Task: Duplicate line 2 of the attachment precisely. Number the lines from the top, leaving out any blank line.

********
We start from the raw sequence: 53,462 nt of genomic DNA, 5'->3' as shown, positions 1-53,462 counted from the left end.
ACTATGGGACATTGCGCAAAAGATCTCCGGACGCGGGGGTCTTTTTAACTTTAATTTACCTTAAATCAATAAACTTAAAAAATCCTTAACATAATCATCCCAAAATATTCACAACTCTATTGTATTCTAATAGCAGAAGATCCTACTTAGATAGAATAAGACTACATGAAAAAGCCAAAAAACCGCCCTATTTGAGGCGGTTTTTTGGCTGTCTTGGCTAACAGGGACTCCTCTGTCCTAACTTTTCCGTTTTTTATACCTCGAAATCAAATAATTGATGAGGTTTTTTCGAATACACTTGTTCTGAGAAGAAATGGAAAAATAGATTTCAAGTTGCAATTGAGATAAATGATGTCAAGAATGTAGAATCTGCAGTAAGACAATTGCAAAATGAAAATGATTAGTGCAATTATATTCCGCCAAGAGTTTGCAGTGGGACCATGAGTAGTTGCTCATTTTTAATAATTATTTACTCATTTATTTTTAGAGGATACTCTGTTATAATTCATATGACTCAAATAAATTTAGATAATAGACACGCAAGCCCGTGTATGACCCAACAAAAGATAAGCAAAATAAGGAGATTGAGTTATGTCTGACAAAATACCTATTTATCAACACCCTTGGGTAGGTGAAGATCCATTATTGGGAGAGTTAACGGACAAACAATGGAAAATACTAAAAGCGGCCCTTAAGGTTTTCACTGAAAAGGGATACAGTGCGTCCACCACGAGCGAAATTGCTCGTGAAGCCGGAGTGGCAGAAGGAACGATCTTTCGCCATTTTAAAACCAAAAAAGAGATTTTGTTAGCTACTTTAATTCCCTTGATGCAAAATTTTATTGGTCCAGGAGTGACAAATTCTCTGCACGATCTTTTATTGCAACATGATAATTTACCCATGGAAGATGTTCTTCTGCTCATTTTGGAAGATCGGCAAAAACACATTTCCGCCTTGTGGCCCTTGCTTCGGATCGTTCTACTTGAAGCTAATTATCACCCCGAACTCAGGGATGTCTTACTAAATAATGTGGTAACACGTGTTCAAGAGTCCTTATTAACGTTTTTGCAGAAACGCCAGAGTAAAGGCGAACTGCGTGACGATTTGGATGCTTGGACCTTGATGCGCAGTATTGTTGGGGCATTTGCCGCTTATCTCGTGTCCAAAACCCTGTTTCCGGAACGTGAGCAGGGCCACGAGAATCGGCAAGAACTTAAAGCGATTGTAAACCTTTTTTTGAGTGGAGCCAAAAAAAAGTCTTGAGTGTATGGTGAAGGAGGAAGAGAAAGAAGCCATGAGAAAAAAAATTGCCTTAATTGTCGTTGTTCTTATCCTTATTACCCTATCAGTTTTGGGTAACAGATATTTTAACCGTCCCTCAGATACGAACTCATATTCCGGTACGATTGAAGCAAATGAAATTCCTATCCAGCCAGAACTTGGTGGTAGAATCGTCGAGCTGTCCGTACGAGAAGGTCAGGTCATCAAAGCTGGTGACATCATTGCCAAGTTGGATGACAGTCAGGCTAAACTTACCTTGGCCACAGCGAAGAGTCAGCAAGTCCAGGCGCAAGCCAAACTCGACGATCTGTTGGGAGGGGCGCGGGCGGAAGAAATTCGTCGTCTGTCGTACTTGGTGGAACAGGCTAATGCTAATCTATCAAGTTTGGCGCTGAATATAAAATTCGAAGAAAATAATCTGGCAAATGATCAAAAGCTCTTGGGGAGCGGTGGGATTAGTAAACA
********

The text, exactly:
ACTATGGGACATTGCGCAAAAGATCTCCGGACGCGGGGGTCTTTTTAACTTTAATTTACCTTAAATCAATAAACTTAAAAAATCCTTAACATAATCATCCCAAAATATTCACAACTCTATTGTATTCTAATAGCAGAAGATCCTACTTAGATAGAATAAGACTACATGAAAAAGCCAAAAAACCGCCCTATTTGAGGCGGTTTTTTGGCTGTCTTGGCTAACAGGGACTCCTCTGTCCTAACTTTTCCGTTTTTTATACCTCGAAATCAAATAATTGATGAGGTTTTTTCGAATACACTTGTTCTGAGAAGAAATGGAAAAATAGATTTCAAGTTGCAATTGAGATAAATGATGTCAAGAATGTAGAATCTGCAGTAAGACAATTGCAAAATGAAAATGATTAGTGCAATTATATTCCGCCAAGAGTTTGCAGTGGGACCATGAGTAGTTGCTCATTTTTAATAATTATTTACTCATTTATTTTTAGAGGATACTCTGTTATAATTCATATGACTCAAATAAATTTAGATAATAGACACGCAAGCCCGTGTATGACCCAACAAAAGATAAGCAAAATAAGGAGATTGAGTTATGTCTGACAAAATACCTATTTATCAACACCCTTGGGTAGGTGAAGATCCATTATTGGGAGAGTTAACGGACAAACAATGGAAAATACTAAAAGCGGCCCTTAAGGTTTTCACTGAAAAGGGATACAGTGCGTCCACCACGAGCGAAATTGCTCGTGAAGCCGGAGTGGCAGAAGGAACGATCTTTCGCCATTTTAAAACCAAAAAAGAGATTTTGTTAGCTACTTTAATTCCCTTGATGCAAAATTTTATTGGTCCAGGAGTGACAAATTCTCTGCACGATCTTTTATTGCAACATGATAATTTACCCATGGAAGATGTTCTTCTGCTCATTTTGGAAGATCGGCAAAAACACATTTCCGCCTTGTGGCCCTTGCTTCGGATCGTTCTACTTGAAGCTAATTATCACCCCGAACTCAGGGATGTCTTACTAAATAATGTGGTAACACGTGTTCAAGAGTCCTTATTAACGTTTTTGCAGAAACGCCAGAGTAAAGGCGAACTGCGTGACGATTTGGATGCTTGGACCTTGATGCGCAGTATTGTTGGGGCATTTGCCGCTTATCTCGTGTCCAAAACCCTGTTTCCGGAACGTGAGCAGGGCCACGAGAATCGGCAAGAACTTAAAGCGATTGTAAACCTTTTTTTGAGTGGAGCCAAAAAAAAGTCTTGAGTGTATGGTGAAGGAGGAAGAGAAAGAAGCCATGAGAAAAAAAATTGCCTTAATTGTCGTTGTTCTTATCCTTATTACCCTATCAGTTTTGGGTAACAGATATTTTAACCGTCCCTCAGATACGAACTCATATTCCGGTACGATTGAAGCAAATGAAATTCCTATCCAGCCAGAACTTGGTGGTAGAATCGTCGAGCTGTCCGTACGAGAAGGTCAGGTCATCAAAGCTGGTGACATCATTGCCAAGTTGGATGACAGTCAGGCTAAACTTACCTTGGCCACAGCGAAGAGTCAGCAAGTCCAGGCGCAAGCCAAACTCGACGATCTGTTGGGAGGGGCGCGGGCGGAAGAAATTCGTCGTCTGTCGTACTTGGTGGAACAGGCTAATGCTAATCTATCAAGTTTGGCGCTGAATATAAAATTCGAAGAAAATAATCTGGCAAATGATCAAAAGCTCTTGGGGAGCGGTGGGATTAGTAAACA